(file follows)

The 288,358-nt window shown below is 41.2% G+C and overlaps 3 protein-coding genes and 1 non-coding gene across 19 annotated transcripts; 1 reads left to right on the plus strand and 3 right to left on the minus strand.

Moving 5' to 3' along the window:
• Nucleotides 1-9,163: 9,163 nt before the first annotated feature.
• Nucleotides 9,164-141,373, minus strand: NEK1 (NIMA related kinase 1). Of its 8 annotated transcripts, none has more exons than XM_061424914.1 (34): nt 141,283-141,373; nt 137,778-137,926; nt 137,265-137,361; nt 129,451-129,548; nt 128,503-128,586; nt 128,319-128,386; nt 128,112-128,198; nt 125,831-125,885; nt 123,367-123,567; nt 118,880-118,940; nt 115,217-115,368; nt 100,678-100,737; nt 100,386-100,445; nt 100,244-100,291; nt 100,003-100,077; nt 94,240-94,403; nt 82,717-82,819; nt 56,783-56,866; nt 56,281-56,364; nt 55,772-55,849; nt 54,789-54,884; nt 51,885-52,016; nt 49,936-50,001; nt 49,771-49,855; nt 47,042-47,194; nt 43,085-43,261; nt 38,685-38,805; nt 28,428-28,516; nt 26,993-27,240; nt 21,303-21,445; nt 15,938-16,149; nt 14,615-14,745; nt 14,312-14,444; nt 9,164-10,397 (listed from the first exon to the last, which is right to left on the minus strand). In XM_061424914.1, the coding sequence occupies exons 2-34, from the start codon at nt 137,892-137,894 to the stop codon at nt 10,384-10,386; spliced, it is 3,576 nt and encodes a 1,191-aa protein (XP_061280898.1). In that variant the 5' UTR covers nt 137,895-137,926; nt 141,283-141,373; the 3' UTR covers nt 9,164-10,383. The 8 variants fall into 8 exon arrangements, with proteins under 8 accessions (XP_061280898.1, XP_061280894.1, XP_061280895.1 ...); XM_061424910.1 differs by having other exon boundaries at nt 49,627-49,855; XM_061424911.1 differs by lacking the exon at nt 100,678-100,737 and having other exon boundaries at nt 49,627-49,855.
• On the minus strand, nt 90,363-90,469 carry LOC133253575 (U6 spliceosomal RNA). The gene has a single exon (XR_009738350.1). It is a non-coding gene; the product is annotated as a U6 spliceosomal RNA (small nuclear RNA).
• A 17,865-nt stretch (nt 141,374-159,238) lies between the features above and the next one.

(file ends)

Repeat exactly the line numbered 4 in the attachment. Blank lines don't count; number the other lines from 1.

• Nucleotides 9,164-141,373, minus strand: NEK1 (NIMA related kinase 1). Of its 8 annotated transcripts, none has more exons than XM_061424914.1 (34): nt 141,283-141,373; nt 137,778-137,926; nt 137,265-137,361; nt 129,451-129,548; nt 128,503-128,586; nt 128,319-128,386; nt 128,112-128,198; nt 125,831-125,885; nt 123,367-123,567; nt 118,880-118,940; nt 115,217-115,368; nt 100,678-100,737; nt 100,386-100,445; nt 100,244-100,291; nt 100,003-100,077; nt 94,240-94,403; nt 82,717-82,819; nt 56,783-56,866; nt 56,281-56,364; nt 55,772-55,849; nt 54,789-54,884; nt 51,885-52,016; nt 49,936-50,001; nt 49,771-49,855; nt 47,042-47,194; nt 43,085-43,261; nt 38,685-38,805; nt 28,428-28,516; nt 26,993-27,240; nt 21,303-21,445; nt 15,938-16,149; nt 14,615-14,745; nt 14,312-14,444; nt 9,164-10,397 (listed from the first exon to the last, which is right to left on the minus strand). In XM_061424914.1, the coding sequence occupies exons 2-34, from the start codon at nt 137,892-137,894 to the stop codon at nt 10,384-10,386; spliced, it is 3,576 nt and encodes a 1,191-aa protein (XP_061280898.1). In that variant the 5' UTR covers nt 137,895-137,926; nt 141,283-141,373; the 3' UTR covers nt 9,164-10,383. The 8 variants fall into 8 exon arrangements, with proteins under 8 accessions (XP_061280898.1, XP_061280894.1, XP_061280895.1 ...); XM_061424910.1 differs by having other exon boundaries at nt 49,627-49,855; XM_061424911.1 differs by lacking the exon at nt 100,678-100,737 and having other exon boundaries at nt 49,627-49,855.